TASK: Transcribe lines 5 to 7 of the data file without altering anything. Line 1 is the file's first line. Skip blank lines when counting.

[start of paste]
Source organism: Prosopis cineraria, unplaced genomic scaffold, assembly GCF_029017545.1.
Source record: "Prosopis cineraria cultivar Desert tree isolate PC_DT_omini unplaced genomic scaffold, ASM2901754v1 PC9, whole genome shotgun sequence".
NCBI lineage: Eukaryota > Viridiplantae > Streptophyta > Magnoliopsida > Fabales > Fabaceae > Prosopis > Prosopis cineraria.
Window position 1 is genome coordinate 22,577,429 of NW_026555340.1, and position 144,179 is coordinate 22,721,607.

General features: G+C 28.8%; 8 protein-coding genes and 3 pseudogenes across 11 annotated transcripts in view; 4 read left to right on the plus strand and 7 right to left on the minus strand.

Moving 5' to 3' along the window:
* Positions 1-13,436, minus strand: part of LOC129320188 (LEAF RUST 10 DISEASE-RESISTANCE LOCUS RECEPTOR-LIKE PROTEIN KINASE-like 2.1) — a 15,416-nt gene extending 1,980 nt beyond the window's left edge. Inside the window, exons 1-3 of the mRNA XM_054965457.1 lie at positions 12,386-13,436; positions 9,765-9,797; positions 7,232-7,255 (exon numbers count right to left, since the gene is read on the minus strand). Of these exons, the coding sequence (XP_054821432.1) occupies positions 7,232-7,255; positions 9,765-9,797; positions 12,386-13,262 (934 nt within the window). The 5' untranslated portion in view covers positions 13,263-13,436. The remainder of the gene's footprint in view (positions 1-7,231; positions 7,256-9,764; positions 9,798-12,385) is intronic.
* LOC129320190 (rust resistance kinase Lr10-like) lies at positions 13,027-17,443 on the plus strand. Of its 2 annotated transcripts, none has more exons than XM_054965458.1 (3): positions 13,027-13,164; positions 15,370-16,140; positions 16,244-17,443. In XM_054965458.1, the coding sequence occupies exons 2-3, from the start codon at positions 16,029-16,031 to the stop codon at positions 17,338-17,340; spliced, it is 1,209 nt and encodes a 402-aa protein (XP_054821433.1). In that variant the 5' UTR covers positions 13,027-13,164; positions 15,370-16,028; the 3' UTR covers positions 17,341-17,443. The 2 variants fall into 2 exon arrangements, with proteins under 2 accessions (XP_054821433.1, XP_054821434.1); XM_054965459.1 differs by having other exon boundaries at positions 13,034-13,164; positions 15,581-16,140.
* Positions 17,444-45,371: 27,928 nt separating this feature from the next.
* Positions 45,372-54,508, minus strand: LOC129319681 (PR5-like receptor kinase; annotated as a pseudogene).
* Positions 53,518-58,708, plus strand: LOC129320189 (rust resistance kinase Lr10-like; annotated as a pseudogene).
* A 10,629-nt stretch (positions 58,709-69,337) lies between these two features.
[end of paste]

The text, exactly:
General features: G+C 28.8%; 8 protein-coding genes and 3 pseudogenes across 11 annotated transcripts in view; 4 read left to right on the plus strand and 7 right to left on the minus strand.

Moving 5' to 3' along the window:
* Positions 1-13,436, minus strand: part of LOC129320188 (LEAF RUST 10 DISEASE-RESISTANCE LOCUS RECEPTOR-LIKE PROTEIN KINASE-like 2.1) — a 15,416-nt gene extending 1,980 nt beyond the window's left edge. Inside the window, exons 1-3 of the mRNA XM_054965457.1 lie at positions 12,386-13,436; positions 9,765-9,797; positions 7,232-7,255 (exon numbers count right to left, since the gene is read on the minus strand). Of these exons, the coding sequence (XP_054821432.1) occupies positions 7,232-7,255; positions 9,765-9,797; positions 12,386-13,262 (934 nt within the window). The 5' untranslated portion in view covers positions 13,263-13,436. The remainder of the gene's footprint in view (positions 1-7,231; positions 7,256-9,764; positions 9,798-12,385) is intronic.